How manufacturer-PBM rebates lead to limited options and inflated prices for consumers
Consumers overpay for both brand-name medications and generics, but the reason for the higher-than-necessary spending is different for each market. While the generic market isn’t functioning as it was intended in order to offer cheaper medications, the brand market faces a unique obstacle to affordability: the PBM rebate system.
PBMs’ prized tool: the rebate
Pharmacy benefit managers (PBMs) originally emerged to process pharmacy claims and negotiate discounts on medications on behalf of health insurance companies. One of the tools they began using to negotiate was the rebate. A PBM would go to two drug manufacturers that produced similar versions of a medication, and choose the manufacturer that offered the PBM the bigger rebate. That manufacturer’s drug would then be placed on a plan’s formulary (drug list).
While rebates sound like a good thing, the system has become warped. PBMs pass some of the rebate onto their clients, like health insurance companies, but then capture a percentage of the rebate and keep it for themselves. That leads to PBMs being motivated to include the drug that brings them the higher rebate (which often comes with a higher list price, too).
For example, let’s say you have two similar drugs and one manufacturer sets the list price at $1,000 and the other sets the list price at $500. Each provides a rebate so that the net price of the medication is $400. That means the first manufacturer will provide a $600 rebate and the PBM will make $60 (the PBM keeps 10% of the rebate in this example), whereas the second manufacturer will provide a rebate of $100 and the PBM will only make $10. Which drug do you think the PBM will put on its formulary?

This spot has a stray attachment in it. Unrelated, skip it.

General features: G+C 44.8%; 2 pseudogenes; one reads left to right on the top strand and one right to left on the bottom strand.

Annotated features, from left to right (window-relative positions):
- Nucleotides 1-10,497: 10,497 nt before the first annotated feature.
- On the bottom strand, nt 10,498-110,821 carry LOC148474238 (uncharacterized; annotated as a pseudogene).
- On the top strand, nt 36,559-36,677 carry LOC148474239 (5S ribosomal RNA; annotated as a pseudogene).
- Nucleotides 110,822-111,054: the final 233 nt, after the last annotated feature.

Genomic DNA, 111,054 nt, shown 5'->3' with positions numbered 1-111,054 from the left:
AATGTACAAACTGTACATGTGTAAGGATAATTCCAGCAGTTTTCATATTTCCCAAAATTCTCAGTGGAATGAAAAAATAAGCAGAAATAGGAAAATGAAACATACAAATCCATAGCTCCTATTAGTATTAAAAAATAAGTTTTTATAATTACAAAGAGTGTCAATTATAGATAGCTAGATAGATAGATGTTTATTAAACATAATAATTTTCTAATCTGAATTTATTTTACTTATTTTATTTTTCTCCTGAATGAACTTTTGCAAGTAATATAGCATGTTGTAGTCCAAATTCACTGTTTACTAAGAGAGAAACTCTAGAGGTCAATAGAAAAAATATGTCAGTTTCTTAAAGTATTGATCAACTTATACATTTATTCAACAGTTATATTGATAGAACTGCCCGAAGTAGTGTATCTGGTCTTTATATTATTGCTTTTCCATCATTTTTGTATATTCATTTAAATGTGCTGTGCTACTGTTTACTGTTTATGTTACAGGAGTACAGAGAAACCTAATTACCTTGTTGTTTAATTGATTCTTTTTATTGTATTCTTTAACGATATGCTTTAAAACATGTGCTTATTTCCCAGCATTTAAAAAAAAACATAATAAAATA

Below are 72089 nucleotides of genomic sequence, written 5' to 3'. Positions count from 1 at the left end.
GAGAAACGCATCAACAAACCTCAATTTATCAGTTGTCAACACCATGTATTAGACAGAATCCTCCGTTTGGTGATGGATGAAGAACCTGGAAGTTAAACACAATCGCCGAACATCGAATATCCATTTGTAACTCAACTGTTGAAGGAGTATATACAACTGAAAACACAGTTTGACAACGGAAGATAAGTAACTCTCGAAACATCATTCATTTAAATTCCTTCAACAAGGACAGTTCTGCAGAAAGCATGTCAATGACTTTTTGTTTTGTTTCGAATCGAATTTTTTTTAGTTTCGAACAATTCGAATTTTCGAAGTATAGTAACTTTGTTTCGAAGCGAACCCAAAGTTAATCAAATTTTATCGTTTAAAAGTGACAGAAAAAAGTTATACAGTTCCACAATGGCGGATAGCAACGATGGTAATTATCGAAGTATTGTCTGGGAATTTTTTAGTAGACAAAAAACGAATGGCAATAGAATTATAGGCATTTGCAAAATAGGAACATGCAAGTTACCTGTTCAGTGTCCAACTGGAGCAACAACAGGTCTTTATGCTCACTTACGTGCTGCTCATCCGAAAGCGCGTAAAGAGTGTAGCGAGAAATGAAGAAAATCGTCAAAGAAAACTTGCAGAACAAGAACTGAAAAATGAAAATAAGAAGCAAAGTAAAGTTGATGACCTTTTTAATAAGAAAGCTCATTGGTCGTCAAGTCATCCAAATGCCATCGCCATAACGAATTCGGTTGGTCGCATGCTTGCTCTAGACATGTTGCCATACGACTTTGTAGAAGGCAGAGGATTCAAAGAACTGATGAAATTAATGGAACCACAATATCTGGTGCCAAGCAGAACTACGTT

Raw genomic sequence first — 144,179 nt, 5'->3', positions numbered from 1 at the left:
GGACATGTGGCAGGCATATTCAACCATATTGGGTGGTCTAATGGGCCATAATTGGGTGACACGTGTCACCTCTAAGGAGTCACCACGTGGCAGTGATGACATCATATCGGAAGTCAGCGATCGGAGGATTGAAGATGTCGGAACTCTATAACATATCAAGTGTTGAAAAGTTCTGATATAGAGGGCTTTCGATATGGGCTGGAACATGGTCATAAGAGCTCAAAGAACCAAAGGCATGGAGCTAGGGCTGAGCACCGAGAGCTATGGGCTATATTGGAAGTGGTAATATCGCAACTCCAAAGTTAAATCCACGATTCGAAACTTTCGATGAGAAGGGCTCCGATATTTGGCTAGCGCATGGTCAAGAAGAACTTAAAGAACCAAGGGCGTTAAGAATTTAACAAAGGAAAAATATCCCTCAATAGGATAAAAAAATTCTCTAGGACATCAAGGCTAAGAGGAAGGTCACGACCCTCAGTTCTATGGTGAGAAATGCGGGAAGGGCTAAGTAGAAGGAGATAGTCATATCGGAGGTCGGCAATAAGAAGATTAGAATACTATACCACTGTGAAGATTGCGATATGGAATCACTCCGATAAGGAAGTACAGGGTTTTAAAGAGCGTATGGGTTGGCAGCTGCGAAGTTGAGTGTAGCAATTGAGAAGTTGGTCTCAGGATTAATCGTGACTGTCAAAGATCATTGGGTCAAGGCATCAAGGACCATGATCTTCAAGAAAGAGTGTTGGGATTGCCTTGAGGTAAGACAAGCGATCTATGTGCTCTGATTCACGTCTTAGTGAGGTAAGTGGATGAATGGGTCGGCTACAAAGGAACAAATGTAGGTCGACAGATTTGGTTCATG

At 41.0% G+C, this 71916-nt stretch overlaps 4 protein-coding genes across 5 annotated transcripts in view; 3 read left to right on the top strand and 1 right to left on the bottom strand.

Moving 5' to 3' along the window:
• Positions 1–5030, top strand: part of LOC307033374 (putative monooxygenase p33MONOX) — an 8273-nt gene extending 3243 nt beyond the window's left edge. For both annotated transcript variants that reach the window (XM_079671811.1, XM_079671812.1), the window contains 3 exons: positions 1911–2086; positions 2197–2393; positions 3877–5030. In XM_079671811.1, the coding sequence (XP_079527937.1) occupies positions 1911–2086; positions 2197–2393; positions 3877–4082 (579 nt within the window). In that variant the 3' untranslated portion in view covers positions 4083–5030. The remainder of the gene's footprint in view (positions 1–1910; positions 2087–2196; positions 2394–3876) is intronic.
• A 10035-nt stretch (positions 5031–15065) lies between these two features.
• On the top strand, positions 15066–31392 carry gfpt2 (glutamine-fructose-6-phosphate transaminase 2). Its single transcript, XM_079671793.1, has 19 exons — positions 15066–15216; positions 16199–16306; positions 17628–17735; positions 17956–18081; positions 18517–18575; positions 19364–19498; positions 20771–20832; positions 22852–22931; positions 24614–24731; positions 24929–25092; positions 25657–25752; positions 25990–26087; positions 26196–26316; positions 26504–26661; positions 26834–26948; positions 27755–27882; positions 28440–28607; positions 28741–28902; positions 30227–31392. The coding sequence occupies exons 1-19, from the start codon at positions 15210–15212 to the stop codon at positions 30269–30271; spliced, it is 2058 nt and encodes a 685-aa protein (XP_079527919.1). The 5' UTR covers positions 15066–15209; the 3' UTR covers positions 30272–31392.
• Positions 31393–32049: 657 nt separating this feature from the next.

This leads to a big problem: the drugs that a given patient has access to are not determined by which are the most clinically appropriate, but by which manufacturers gave the PBM the largest rebate. Every patient in that health plan can now only access the higher-rebated version of a drug, regardless of whether or not it’s clinically appropriate.
Leveraging the rebate, hurting the patient
With only two large PBMs doing almost all of the negotiating in the current landscape, if a manufacturer does not give the rebate the PBM demands, it can lose access to almost 50% of the patient population. In order to offer the larger rebate, manufacturers must increase their list prices, ultimately increasing the net costs for patients when they pick up their meds at the pharmacy counter.
We’re hearing about it now more than ever, as more and more of the population moves into high deductible health plans and are newly exposed to these outrageously high prices. We saw this first with the public outcry over price hikes to the EpiPen.
While the system is not only leading to higher prices for consumers and fatter profits for PBMs, it’s also antiquated from a practice-of-medicine standpoint. We now know that not all patients are the same and respond to different drugs differently. The drug a patient is taking should not be determined by which drug is in the best financial interest of a PBM, but rather by what is most clinically appropriate for the patient.
What is far more important to saving the overall healthcare system money is ensuring that the right patient gets on the right medication, leading to better patient outcomes — not saving 10% of a rebate.